Horwath jumped to provincial politics in a byelection in 2004, becoming NDP leader in 2009. She helmed a strong showing in the 2011 election that left the NDP holding the balance of power but disappointed in 2014, resulting in a bruising leadership review. Dragging a party she says was mired in the past into the competitive present has been “quite demanding.”

“I’ve been in politics for 20 years,” says the single mother of a 25-year-old son. “I haven’t had a life.”

What has helped sustain her, she says, are those times she has made a positive difference in people’s lives.

“It’s all of the wins if you will — w-i-n,” she says punning on her rival’s name, Liberal Leader Kathleen Wynne. “That helps you keep going.”

Given the pressure-cooker of a campaign, Horwath for the most part retains her affability. She says she’s finally learned the “art of the nap” — something her dad was big on — and tries to ensure she gets six hours of shut-eye a night.

“I just take my makeup off and go to sleep — ear plugs in so that I don’t have any distractions,” she says.

When she wants to escape for a bit or needs a reality check, Horwath turns to her son or brother. Or she picks up the phone and chats with a few long-time friends.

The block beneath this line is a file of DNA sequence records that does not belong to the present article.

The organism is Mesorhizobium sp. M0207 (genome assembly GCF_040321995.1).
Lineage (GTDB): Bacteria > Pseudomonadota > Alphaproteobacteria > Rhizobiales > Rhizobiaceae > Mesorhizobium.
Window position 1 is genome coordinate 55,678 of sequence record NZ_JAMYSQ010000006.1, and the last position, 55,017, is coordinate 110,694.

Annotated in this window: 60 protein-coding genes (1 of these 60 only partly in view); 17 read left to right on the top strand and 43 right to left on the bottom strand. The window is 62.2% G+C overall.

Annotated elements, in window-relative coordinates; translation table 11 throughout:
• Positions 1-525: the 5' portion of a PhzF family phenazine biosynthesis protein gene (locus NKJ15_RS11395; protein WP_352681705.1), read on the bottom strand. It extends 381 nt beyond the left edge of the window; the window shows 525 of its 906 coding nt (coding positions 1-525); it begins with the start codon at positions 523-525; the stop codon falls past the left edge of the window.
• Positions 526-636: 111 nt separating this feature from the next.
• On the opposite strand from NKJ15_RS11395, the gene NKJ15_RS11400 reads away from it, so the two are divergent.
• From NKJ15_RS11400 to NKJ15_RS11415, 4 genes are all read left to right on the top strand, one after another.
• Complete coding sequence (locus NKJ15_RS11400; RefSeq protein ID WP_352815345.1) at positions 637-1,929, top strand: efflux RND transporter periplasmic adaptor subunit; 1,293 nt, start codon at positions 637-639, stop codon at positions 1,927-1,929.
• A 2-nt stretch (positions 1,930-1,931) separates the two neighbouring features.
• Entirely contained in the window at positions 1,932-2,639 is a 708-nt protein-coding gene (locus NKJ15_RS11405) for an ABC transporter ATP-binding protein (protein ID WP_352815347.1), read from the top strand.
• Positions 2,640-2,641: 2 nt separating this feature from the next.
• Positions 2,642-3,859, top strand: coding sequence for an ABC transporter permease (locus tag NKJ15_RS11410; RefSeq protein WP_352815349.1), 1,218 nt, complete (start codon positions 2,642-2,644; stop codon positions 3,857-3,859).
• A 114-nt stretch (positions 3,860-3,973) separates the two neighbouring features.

“They get the drill,” she says. “Every time I call, it’s top secret, confidential and goes nowhere.”

As the polls indicate, Horwath undoubtedly has the wind in her sails.

Ironically, perhaps, the electoral mood is similar to the sentiment that propelled the Liberals under former leader Dalton McGuinty to office in 2003 after eight years of Progressive Conservative government. His campaign slogan back then: “Choose Change.”

Myer Siemiatycki, who teaches political science at Ryerson University, says Horwath has been able to portray herself as the change candidate.

“She’s very much signalling that she hears the mood of the public that wants something different and she’s played that very effectively,” Siemiatycki says. “She’s a lot steadier in her messaging, in the signals that she’s sending, of being a trustworthy architect of change.”

Had Ford’s predecessor Patrick Brown not been forced to resign on the eve of the campaign, McMaster’s Graefe says Horwath might well have found herself sidelined again. Brown had a costed platform with promises that would have played better to Wynne’s policy strengths, he says.

Instead, Graefe says, Ford’s determination to run a bumper-sticker campaign based on cutting taxes and making life more affordable for the “little people” has created a popularity contest that suits Horwath.

“It’s a personality campaign,” Graefe says. “It’s a populist campaign.”

If the NDP does win the big prize on Thursday, voters can expect Horwath to start implementing her ambitious set of promises right away, she says.

For now, though, an exhausting but exhilarating campaign has a couple more critical days, and if Horwath has any self-doubt or fear, it’s well hidden.

“I do have a very positive, optimistic personality,” she says. “That’s just who I am.”

Colin Perkel, The Canadian Press